It’s sweeping the nation and garnishing lots of news! How can you use A. I. to make your family history better? I used Storied’s story writing platform which uses A. I. to generate stories and it was pretty fun! I’m not a good storywriter and this really helped me.
Check out this video about the process and the platform called Storied. They also have a cool way to share those stories with your family. Worth a look.
U.S. National DNA Day was April 25th. Have you caught the bug to do a DNA test? Boy, those tests are selling like hotcakes! Whether you’re trying to find birth parents, other ancestors, or determine your ethnicity, DNA tests can assist you tremendously.
What test should you take? If you are trying to find matches to find parents or other relations, I would suggest Ancestry.com. They have the largest database and the more folks in it, the better your chances to have matches that assist you in your objectives. If you are of Jewish heritage, I would recommend MyHeritage.com. They are based in Israel and will identify if your heritage is Ashkenazim (German or central European) or Sephardim (Spanish, Portuguese or North African base).
If you are not sure how to take a DNA test click here. If you’ve taken a test and want to know what those results mean on Ancestry.com click here.
If you are interested in taking a Y-DNA or mtDNA test go to FamilyTreeDNA.com. If you don’t know what a Y-DNA test or mtDNA test is, check out this video:
It’s tough… it is. You’re not alone if you’re frustrated. When you are trying to find the parents or the origins of someone in 1830 or 1780, you need to approach your research differently than you do after 1850. Since the U.S. Census only started recording the names of all members of the household in 1850, researching prior to that is difficult for many. This type of research makes up the bulk of my client projects. You’ll find some videos below that will make a HUGE difference. You can do it!
Learn my initial steps when approaching a project pre-1850.
In my experience, deeds are probably the MOST overlooked record set.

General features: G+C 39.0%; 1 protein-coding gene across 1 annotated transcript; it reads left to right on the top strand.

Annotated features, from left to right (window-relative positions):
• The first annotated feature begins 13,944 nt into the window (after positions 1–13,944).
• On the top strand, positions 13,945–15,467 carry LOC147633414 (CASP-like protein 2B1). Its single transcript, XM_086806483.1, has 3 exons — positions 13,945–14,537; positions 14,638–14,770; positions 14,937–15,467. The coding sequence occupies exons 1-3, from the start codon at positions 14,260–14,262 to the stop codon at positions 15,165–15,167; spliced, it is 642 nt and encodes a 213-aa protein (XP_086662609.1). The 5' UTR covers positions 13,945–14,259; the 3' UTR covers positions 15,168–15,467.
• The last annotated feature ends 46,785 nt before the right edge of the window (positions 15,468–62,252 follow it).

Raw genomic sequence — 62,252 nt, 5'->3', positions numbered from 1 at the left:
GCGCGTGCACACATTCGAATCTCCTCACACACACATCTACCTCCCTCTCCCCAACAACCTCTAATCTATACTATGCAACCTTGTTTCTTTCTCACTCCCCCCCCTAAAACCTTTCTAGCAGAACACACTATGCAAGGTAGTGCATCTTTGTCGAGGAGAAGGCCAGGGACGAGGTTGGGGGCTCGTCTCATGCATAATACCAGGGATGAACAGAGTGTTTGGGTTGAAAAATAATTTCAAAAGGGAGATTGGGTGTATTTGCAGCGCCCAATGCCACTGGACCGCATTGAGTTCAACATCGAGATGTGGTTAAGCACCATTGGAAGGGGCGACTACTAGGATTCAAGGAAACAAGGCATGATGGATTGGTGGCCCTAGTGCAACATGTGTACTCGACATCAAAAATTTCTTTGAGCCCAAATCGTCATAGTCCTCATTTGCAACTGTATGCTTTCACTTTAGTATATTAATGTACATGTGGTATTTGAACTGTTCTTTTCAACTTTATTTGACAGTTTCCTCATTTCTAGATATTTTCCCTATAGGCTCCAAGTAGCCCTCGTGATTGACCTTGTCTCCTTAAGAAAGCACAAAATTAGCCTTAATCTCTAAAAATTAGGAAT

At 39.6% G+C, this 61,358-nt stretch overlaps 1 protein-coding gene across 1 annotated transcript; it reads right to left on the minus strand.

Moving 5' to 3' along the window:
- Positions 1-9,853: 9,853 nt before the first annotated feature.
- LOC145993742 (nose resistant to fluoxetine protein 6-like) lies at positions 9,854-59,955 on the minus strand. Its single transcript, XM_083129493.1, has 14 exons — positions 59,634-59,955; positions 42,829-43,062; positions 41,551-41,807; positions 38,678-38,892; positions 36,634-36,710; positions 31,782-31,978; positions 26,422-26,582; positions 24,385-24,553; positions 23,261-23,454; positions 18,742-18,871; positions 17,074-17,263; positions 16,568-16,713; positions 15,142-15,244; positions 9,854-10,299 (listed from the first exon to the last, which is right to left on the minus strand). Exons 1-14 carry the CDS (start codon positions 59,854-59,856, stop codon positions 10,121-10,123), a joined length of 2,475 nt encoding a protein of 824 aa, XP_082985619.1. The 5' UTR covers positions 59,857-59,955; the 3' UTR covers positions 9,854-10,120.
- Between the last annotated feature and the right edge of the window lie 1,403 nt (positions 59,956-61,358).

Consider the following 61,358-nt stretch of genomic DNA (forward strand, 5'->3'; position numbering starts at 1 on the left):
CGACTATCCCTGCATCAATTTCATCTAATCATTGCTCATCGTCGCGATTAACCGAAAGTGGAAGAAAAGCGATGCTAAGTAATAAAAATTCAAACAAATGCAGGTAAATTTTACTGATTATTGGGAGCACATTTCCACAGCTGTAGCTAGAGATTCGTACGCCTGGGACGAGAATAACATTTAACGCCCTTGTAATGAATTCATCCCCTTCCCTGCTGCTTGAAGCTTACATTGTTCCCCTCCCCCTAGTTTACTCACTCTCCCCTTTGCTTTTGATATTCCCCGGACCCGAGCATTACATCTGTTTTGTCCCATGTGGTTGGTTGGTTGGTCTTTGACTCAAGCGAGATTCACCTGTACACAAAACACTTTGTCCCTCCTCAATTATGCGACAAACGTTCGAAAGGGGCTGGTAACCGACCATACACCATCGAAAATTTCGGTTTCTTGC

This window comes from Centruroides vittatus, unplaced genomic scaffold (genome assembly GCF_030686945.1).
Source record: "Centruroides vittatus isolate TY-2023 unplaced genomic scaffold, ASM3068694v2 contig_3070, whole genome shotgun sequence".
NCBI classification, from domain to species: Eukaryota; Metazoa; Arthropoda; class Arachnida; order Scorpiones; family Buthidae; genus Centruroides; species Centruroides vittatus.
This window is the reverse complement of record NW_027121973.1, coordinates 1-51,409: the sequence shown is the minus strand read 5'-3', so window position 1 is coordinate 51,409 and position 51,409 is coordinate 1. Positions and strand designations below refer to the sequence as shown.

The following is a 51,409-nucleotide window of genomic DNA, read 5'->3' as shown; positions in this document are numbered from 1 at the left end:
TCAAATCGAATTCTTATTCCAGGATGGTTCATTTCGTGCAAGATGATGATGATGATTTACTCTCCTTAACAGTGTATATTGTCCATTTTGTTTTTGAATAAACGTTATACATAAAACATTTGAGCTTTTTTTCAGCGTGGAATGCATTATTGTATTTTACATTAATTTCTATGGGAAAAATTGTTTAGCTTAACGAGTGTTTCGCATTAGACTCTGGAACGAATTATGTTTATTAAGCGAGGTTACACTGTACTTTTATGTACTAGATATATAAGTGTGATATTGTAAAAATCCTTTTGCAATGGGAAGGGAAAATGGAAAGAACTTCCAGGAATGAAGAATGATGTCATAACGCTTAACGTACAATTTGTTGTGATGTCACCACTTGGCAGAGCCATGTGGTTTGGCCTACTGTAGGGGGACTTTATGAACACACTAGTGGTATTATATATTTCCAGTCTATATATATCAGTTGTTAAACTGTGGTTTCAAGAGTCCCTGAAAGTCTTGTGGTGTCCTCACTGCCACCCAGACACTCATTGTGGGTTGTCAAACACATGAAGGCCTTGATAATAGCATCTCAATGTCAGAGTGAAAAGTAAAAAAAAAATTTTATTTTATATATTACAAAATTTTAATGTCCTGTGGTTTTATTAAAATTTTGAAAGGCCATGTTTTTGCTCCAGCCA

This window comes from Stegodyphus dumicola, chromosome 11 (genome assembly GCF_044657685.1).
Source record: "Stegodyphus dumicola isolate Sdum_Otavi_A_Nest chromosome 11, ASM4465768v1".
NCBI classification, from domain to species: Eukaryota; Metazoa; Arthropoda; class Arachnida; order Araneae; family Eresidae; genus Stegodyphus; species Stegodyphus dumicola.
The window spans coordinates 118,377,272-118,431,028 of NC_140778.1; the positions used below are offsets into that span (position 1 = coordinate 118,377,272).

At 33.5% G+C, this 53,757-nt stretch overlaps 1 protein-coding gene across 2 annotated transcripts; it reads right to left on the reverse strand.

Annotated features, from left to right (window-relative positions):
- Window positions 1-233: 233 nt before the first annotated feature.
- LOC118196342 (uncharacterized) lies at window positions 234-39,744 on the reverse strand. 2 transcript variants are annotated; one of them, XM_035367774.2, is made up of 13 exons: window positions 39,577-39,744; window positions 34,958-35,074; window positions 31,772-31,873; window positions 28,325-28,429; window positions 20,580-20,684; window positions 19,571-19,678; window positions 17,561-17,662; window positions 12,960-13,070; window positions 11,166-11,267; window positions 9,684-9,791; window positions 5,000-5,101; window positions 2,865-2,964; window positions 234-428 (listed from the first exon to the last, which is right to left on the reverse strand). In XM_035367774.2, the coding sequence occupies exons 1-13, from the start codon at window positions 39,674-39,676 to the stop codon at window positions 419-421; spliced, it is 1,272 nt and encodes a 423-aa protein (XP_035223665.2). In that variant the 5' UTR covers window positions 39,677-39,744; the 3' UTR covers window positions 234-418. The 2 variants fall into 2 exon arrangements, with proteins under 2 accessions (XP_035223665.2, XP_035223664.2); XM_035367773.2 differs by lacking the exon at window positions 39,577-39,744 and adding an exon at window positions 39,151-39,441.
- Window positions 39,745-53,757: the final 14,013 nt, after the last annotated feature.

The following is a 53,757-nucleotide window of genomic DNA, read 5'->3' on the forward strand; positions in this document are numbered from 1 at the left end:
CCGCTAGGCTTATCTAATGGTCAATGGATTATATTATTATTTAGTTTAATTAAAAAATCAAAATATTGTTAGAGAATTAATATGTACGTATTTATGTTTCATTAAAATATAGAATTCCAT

Probate records involve more than just wills, what can they provide for you?
And finally newspapers. Often a newspaper will be the only death record you can find.
Census records are GOLD in genealogy research! Not only do they put someone in a particular place and time, they provide ages, places of birth AND best of all, the names of other family relations! But their value doesn’t stop there. They can tell you if your ancestor owned property, owned a radio, served in the military, and the list goes on and on!
It’s a good practice to find your ancestor in all applicable census records, but sometimes, they are elusive. At Rootstech I visited with Mike Mansfield of MyHeritage. His vast experience in record collections, and the issues the companies have in indexing them, provided a lot of valuable tips for searching for your ancestors in census records.
If you haven’t yet, you need to search for your family in the 1950 U.S. Census! The records were indexed in record time by the big genealogy companies, but if you’re still having trouble, check out this video for help.
Finally, if you want to know what questions were asked in the various U.S. Censuses, this may help.
Are you interested in taking a DNA test? Have you done so but looking for more information? My latest video discusses the various DNA test options one has for genealogy research and details Y-DNA tests. Or visit my DNA playlist for other videos that may help (Click HERE).
In most cases thus far, I’ve been able to find family and friend’s family in 5-15 minutes. Where did your family live? Who was living with them? The first video outlines the methods of finding them and the second video, releasing Thursday at noon, answers questions about navigating between pages and some of the new responses to the census questions. Check them out and find your family!!
*Notes added are my opinions – I am not “sponsored” by anyone.
MyHeritage is giving you free advanced DNA tools when you upload your DNA (which is free). They are also offering 50% off their complete subscription plan and DNA kits are on sale.
FamilyTreeDNA is offering a lot of discounts on their various DNA tests. They also allow you to upload your DNA for free.
American Ancestors – Society with a number of early American records – $25 off.
Geni – world family tree with sources – half off.
National Genealogical Society – very worthwhile membership – $10 off membership.
My favorite new innovator – TrackUBack.com – REALLY cool tree visualization, added historical facts and wonderful maps (and map layering capabilities) for your ancestors – Free Version or $63 a year for all the bells and whistles.
My second favorite new innovator – TheGenealogist.co.uk – Cool map capabilities with layering historical maps. They appear to be also a good resource for records in the United Kingdom, but I haven’t checked that out yet. Discount being offered for Diamond Subscription.
I’m often asked what websites and books I use most for my professional research. Below is a video outlining my favorite family history websites which is premiering Tuesday 7am (pacific). The next video is about my favorite genealogy books and available now.
Here are links to the books from the video on Favorite Genealogy Books (the links below are through my Amazon affiliate account where I receive a small commission, but there is no additional cost to you).
These missed the show, but I just ordered them – one on land grants, land grants and deeds are essential for genealogy research, the other on tax lists, another frequently overlooked resource for difficult genealogy problems.